28 May 2020

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SOME THOUGHT a mirror and a pair of clippers from Amazon would do it. Some gave up after the first flesh wound. Some braved a trim by spouses or children. Now, as hair salons reopen the world over after a covid-19 hiatus, the bearded and bedraggled are flocking back to the pros. They find an industry—with annual sales of $20bn in America alone—transformed.

Social-distancing rules force hairdressers and barbers to serve fewer clients. “If we could seat ten people before, now we can only seat three,” says Cristina Solymosi, whose beauty salon in Madrid has gone from 40-50 customers a day before the pandemic to 15-20. Protective gear and disinfectant are a must. Salons, which often double as social clubs mixing gossip with endless arguments about sports and politics, may soon resemble labs.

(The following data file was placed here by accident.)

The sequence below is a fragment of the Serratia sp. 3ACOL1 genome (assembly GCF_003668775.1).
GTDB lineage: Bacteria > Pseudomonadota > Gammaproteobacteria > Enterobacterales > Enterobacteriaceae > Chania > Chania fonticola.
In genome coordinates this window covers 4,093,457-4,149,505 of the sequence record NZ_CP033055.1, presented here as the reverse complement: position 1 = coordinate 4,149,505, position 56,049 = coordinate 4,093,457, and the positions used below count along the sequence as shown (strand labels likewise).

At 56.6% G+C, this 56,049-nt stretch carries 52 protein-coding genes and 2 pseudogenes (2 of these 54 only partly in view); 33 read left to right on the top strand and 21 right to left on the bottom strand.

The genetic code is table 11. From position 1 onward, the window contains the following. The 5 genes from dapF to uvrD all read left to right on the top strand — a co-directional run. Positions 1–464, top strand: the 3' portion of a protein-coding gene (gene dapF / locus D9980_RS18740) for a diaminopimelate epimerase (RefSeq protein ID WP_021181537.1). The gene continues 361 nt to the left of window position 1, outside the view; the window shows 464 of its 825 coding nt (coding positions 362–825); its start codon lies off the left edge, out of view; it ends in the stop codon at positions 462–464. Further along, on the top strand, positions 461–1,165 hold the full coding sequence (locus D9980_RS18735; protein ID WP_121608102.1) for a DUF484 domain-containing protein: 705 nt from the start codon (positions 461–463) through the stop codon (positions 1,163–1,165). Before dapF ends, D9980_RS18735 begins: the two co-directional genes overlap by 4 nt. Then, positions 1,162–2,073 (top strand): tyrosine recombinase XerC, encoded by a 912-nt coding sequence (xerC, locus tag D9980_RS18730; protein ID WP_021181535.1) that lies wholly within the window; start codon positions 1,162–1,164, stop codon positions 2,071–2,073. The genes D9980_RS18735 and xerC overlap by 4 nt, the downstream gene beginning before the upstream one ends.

If they survive at all, that is. Kline, a consultancy, sees a decrease of over 30% in salon revenues in a dozen big markets this year. That could kill many firms in a trade with razor-...


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This content was originally published by The Economist: Business. Original publishers retain all rights. It appears here for a limited time before automated archiving. By The Economist: Business

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